17 November 2011

Politicians and Twitter – “just like me” or you?

The Telegraph magazine on 12 November carried an article, Too Big to Fly?, by Joe Hagan:
While Twitter struggles to impose order on the 200 million messages a day that cascade through its servers, the battle to make the company profitable has become a race against time.
The article concluded that the potential for profitability exists, but a way has to be found to introduce advertising without turning the tweeters and their readers off the whole thing. Hagan’s article contained a lot of interesting material, some of it particularly so:
To attract and hold the audience, and to attract the talent, Twitter needs the media as its accomplice. In 2008, Twitter hired Chloe Sladden, a former executive at Al Gore’s TV network, Current, to work with news agencies and cable networks. An attractive and animated speed-talker with bright, flashing eyes, Sladden was tasked with convincing old media that Twitter was the handmaiden to their future. … 
The impact of all this hand-holding was not only to help the media but also to help the media help Twitter. To make Twitter seem inevitable, it got people with large organic followings, like newspeople and celebrities, to use it and draw in more users - what social-media investors call ‘viral looping’. Sladden is in charge of schooling these adoptees – television’s talking heads, reality television producers, newspaper columnists - in the ways of Twitter, which is, in essence, about giving followers that ‘magical feeling’ of being inside with the insiders. Sladden’s message is that to build an audience, you have to draw back the curtain on your life, or appear to. In Sladden’s view, this is perfectly in step with broader developments in the culture. ‘We’re changing to this more quote-unquote authentic media experience,’ she says, and everything is caught on tape. And that was a big part of the mission here, making it a two-way experience.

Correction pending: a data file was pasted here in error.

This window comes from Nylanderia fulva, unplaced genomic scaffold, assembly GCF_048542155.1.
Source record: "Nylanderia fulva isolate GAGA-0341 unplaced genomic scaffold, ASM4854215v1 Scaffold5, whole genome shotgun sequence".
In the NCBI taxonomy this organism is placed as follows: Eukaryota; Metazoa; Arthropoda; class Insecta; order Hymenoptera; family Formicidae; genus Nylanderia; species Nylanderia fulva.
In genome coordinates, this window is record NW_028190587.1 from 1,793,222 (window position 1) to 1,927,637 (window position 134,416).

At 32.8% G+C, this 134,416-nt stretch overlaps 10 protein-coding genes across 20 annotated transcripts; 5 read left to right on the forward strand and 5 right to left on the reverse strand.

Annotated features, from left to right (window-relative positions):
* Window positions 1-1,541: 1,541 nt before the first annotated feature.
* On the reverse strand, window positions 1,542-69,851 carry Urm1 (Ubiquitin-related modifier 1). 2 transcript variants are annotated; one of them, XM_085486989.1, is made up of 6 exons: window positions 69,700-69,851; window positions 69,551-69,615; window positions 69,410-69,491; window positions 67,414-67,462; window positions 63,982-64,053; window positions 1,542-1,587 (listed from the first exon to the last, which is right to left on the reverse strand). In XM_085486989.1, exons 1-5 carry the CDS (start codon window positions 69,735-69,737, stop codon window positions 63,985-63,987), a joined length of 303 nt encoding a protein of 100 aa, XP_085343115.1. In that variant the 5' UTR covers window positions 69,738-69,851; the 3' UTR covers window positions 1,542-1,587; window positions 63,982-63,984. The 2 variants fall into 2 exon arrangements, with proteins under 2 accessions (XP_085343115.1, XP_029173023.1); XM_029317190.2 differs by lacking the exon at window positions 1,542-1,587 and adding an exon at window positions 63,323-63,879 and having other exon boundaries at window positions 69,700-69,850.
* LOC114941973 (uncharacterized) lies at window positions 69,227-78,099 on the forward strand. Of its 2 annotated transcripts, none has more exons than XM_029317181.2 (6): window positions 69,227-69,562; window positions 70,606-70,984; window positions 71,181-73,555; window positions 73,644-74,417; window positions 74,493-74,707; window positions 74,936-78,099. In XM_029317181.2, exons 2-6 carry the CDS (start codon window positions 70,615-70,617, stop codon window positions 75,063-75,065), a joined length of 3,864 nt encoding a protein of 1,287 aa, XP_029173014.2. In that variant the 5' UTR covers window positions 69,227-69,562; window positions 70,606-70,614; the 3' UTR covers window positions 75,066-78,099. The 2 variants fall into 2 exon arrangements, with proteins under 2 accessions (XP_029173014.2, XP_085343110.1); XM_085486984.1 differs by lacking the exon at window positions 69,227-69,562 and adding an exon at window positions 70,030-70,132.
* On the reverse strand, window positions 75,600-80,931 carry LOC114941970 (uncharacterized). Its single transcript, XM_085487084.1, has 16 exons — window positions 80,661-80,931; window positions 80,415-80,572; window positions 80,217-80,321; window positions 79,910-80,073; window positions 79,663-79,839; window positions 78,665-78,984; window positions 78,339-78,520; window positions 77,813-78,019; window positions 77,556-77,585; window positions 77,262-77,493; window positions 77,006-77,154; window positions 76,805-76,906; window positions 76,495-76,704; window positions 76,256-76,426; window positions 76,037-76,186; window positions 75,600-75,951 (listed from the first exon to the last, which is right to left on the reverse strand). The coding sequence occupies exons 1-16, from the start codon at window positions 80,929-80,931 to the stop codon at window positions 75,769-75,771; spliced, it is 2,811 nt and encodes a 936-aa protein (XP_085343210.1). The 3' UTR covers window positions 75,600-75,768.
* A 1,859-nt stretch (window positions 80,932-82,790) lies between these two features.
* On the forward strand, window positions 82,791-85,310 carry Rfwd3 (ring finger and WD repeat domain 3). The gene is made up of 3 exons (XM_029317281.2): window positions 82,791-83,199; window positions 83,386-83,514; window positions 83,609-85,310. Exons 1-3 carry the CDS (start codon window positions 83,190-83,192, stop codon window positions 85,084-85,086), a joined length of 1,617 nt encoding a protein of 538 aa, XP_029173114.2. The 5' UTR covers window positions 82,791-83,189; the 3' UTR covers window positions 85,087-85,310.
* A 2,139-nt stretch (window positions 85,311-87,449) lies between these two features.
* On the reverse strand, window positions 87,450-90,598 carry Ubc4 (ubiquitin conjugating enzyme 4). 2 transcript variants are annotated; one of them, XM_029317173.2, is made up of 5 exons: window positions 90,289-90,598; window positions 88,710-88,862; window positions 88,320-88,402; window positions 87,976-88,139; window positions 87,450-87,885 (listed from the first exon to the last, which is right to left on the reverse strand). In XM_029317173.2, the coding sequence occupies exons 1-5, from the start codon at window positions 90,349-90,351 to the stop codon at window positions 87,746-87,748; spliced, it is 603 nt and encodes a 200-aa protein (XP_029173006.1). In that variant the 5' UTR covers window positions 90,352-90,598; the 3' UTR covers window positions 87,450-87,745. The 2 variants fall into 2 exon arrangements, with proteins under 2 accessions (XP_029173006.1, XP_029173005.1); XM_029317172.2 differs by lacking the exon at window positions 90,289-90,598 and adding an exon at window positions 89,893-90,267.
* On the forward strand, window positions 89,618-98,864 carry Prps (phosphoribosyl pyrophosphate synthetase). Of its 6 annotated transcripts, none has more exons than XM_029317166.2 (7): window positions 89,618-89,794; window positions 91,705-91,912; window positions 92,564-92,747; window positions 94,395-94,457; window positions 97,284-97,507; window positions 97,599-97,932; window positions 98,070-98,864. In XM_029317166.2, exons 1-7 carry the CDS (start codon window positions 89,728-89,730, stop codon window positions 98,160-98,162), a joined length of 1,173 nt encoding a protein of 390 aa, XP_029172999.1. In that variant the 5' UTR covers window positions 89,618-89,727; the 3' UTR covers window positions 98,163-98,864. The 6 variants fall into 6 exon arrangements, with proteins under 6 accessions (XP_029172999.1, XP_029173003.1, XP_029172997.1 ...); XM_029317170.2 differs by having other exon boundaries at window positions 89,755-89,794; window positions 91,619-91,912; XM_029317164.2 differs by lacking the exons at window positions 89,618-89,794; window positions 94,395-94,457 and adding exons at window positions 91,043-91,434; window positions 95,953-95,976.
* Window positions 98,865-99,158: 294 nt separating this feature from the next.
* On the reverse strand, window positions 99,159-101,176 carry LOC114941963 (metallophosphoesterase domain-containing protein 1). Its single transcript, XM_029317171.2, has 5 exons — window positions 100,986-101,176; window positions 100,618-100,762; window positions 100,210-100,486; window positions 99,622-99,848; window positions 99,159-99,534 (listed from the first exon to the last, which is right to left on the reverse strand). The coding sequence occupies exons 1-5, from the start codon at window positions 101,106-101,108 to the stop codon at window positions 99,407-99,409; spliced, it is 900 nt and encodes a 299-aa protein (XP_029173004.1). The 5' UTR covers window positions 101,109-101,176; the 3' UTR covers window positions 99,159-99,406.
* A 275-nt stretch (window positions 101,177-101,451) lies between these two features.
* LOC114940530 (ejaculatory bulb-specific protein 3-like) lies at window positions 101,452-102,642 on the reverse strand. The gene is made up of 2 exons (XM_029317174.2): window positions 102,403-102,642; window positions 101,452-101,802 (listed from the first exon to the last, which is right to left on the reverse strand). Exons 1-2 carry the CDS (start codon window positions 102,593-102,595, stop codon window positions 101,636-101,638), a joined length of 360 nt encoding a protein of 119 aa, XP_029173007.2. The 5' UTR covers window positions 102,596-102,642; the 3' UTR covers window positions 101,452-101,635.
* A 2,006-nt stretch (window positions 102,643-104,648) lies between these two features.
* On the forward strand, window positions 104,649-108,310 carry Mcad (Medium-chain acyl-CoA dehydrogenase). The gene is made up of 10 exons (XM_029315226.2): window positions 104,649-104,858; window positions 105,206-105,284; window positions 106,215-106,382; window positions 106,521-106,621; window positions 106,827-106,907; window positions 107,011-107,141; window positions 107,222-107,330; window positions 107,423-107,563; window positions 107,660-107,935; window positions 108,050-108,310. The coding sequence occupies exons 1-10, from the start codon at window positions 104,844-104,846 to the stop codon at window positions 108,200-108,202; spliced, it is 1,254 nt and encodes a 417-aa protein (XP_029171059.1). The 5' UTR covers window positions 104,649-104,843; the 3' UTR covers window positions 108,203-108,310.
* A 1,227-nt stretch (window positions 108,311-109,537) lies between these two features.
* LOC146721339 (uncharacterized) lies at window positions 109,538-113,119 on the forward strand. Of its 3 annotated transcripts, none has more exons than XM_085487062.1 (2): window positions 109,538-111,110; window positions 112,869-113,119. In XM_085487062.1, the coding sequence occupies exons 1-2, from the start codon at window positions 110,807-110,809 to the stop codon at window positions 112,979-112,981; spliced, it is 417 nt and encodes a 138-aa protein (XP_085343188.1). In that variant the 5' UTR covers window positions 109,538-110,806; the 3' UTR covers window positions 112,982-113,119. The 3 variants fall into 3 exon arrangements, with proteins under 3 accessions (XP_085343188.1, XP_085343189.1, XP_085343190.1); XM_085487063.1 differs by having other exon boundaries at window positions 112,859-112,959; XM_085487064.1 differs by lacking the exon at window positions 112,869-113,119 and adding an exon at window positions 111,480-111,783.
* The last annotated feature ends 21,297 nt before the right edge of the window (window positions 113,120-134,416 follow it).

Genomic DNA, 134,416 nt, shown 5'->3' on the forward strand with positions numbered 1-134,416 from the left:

The key to this ‘authenticity’ is the use of the word ‘I’. The first rule of Twitter is that talking about yourself makes the tool work better. The upshot is a narcissism so democratized that users don’t have to feel guilty about it and, in fact, barely notice it.  
In 2007 Twitter hired Adam Sharp, a former aide to Senator Mary Landrieu of Louisiana, to promote Twitter among the political class. Working closely with new-media staffers in the congressional caucuses, Sharp held private events to teach senators and congressmen why and how they should use Twitter, promising that they can ‘build a deep echo chamber to have a continuing dialogue with these people, who then go into their communities and they can say, “I was tweeting with Senator So-and-so last night.”’  Sharp figures three-quarters of Congress have signed on to Twitter. Sharp says, ‘If they can make that connection – “Oh, he’s a family man, he’s just like me,” or “She’s a working mother, just like me” - the candidates realise that the “just like me” is the most effective foundation for engaging in the political conversation.’
So, when we read tweets from British politicians, like Ed Balls’ about his culinary achievements, or Louise Mensch’s on going to Asda, and if we experience a ‘magical feeling’ of being insiders in their lives, we should bear in mind that it’s just possible that they (or their staffers) have had private training in how to build ‘deep echo chambers’. Remember, politicians are by definition not “just like me”, or you, at all.

Hagan’s article, which is well worth reading in full, doesn’t seem to be on telegraph.co.uk, but his similar piece published on 2 October, Tweet Science, is available on the New York magazine’s website.

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